1. Determine which audits you need and how oftenHIPAA requires that covered entities and business associates carry out periodic evaluations of their security measures. Although it doesn’t specify a frequency for these audits, you should have a routine audit carried out at least once per year or after any significant changes to your processes or technology. For example, if you’ve recently installed new servers or incorporated new cloud software into your existing workflows to manage PHI, you need to conduct a comprehensive security audit.
2. Examine your current infrastructure and document any shortcomingsAlmost all HIPAA audits uncover some observations or potential violations, which need to be remediated as soon as possible. The best way to identify any vulnerabilities or violations is to have a professional audit carried out by a HIPAA-compliant third party. They will review your security measures from the outside looking in, which can reveal things you may not have noticed.
3. Document and review your remediation plansYou should maintain a complete audit trail of every change you make to your computing and operational environment, including any remediation steps you take following an audit. If your organization is inspected following a data breach or leak, you’ll need to be able to prove your efforts to stop such events from occurring.
4. Designate your security, privacy, and compliance officersHIPAA also requires that covered entities and business associates have designated privacy and security officers. Many larger companies have, for example, a dedicated chief information security officer. However, this may not be affordable for smaller organizations, in which case you might want to consider outsourcing the role to a managed IT services provider that specializes in serving the healthcare industry.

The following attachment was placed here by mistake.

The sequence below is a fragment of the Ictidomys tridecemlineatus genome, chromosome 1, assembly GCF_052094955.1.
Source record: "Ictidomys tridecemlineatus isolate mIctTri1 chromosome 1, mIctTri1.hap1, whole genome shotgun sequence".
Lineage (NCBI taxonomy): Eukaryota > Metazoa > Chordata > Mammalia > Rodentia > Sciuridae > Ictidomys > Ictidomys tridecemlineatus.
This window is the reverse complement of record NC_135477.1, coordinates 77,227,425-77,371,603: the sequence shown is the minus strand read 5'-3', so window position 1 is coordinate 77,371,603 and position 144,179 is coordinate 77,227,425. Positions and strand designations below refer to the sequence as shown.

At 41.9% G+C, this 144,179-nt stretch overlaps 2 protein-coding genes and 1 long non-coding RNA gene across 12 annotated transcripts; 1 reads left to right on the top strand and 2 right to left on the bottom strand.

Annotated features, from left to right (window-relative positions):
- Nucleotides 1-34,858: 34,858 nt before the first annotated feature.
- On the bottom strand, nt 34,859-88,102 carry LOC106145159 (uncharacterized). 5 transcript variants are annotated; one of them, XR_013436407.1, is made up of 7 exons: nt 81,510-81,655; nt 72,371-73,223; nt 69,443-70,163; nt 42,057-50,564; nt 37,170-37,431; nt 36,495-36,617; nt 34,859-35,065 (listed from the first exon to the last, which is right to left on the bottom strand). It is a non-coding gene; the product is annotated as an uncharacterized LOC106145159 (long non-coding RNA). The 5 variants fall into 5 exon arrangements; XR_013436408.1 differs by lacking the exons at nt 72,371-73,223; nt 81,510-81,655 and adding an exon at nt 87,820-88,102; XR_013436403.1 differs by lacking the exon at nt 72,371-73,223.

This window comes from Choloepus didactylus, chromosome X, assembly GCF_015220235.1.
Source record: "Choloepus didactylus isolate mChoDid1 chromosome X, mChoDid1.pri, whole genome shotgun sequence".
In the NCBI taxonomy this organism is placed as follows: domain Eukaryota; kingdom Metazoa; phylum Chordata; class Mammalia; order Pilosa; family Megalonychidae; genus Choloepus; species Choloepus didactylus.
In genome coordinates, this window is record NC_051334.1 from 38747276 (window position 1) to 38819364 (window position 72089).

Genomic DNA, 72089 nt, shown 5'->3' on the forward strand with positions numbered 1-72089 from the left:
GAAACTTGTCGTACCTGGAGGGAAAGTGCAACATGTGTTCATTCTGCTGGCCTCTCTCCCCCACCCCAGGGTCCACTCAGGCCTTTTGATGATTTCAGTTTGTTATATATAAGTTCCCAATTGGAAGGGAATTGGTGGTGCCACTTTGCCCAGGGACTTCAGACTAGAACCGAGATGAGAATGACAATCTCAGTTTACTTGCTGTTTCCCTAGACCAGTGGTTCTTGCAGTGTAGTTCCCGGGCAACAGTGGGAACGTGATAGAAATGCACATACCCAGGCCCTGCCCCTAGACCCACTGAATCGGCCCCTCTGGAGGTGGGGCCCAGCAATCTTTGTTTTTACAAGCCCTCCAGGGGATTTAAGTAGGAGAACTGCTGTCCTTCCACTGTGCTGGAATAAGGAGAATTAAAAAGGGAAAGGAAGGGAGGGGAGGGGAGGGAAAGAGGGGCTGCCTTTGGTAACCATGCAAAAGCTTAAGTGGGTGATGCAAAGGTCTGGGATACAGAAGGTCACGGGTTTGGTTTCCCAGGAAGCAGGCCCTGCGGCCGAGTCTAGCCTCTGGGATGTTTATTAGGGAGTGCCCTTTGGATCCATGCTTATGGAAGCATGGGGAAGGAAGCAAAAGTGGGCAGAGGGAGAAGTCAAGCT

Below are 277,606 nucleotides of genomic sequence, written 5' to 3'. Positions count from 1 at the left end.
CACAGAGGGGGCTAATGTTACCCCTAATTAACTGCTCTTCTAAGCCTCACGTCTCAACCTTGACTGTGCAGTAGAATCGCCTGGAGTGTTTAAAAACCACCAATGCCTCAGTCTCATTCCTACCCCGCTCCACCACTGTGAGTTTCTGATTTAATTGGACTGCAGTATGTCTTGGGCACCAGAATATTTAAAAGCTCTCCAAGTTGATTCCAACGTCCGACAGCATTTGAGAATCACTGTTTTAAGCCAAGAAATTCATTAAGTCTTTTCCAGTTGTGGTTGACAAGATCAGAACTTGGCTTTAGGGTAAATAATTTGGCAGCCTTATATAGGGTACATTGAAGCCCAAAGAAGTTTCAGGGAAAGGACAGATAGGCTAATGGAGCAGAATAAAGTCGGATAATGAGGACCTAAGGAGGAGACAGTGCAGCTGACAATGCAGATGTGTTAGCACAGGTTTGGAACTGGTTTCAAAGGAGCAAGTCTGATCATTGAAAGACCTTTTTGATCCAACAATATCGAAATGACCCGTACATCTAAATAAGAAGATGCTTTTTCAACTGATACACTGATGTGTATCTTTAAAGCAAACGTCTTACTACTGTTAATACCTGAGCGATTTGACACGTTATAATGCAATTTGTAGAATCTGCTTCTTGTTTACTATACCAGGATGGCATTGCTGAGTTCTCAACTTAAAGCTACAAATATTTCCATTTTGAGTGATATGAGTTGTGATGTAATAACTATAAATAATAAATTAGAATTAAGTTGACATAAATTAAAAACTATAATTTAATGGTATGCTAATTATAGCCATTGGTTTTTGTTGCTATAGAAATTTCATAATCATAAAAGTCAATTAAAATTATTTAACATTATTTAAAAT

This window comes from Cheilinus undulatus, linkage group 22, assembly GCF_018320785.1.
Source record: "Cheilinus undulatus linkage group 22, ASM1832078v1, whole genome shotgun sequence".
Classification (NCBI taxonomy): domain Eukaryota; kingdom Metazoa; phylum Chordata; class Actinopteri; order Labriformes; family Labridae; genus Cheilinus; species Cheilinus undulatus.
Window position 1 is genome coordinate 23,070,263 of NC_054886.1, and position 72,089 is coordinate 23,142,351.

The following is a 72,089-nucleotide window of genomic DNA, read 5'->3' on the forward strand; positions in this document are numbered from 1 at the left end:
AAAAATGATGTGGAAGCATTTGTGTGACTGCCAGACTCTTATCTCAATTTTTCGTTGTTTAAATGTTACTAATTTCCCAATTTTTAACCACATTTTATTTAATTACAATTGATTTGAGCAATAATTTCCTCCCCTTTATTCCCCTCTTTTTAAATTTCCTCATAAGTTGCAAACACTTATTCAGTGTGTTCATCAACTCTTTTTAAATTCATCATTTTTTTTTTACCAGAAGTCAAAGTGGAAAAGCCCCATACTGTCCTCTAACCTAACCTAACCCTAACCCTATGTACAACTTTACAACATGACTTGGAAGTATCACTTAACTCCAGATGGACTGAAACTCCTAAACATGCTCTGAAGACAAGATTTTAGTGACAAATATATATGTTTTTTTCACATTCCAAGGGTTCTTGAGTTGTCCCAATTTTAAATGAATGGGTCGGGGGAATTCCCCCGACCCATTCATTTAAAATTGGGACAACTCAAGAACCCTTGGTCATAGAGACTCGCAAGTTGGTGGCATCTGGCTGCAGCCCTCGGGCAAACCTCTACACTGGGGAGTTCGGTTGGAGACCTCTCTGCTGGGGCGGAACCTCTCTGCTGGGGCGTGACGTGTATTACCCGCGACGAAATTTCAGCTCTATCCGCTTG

5. Ensure proper training for all your employeesSecurity awareness training is addressable under HIPAA, which means there’s some flexibility over how and when you implement a training program. However, given that almost every data breach or leak includes a human element, the importance of training your employees cannot be underestimated. Every organization should have documented training schedules to help employees who access PHI better identify threats like malware and social engineering attacks.
6. Perform due diligence when onboarding new suppliersBusiness associates often have business associate agreements with other companies, which can complicate supply chains. But these are unavoidable in many cases, especially when it comes to technological innovation. Every organization should have a clear set of policies to govern the onboarding of new suppliers depending on what sort of systems and data they’re likely to have access to. Companies should perform due diligence and know-your-customer checks before onboarding any new suppliers, particularly if said suppliers are to have access to PHI.
7. Review data breach report and notification processes regularlyIn addition to the security and privacy rules, HIPAA has a breach notification rule advocating for complete transparency in the event of an incident that compromises PHI. They must notify patients if there’s a reasonable chance that their data may have been compromised. Breach notifications also need to state which personal identifiers were exposed and which steps you have taken to remediate against the incident. If you know who the unauthorized party that accessed the information, to whom the disclosure was made, and whether the PHI was viewed or merely acquired, you should also disclose these pieces of information. Online Computers provides expert HIPAA guidance and an all-in-one platform known as The Guard. Download our flyer to find out just how easy it can be to simplify your compliance.
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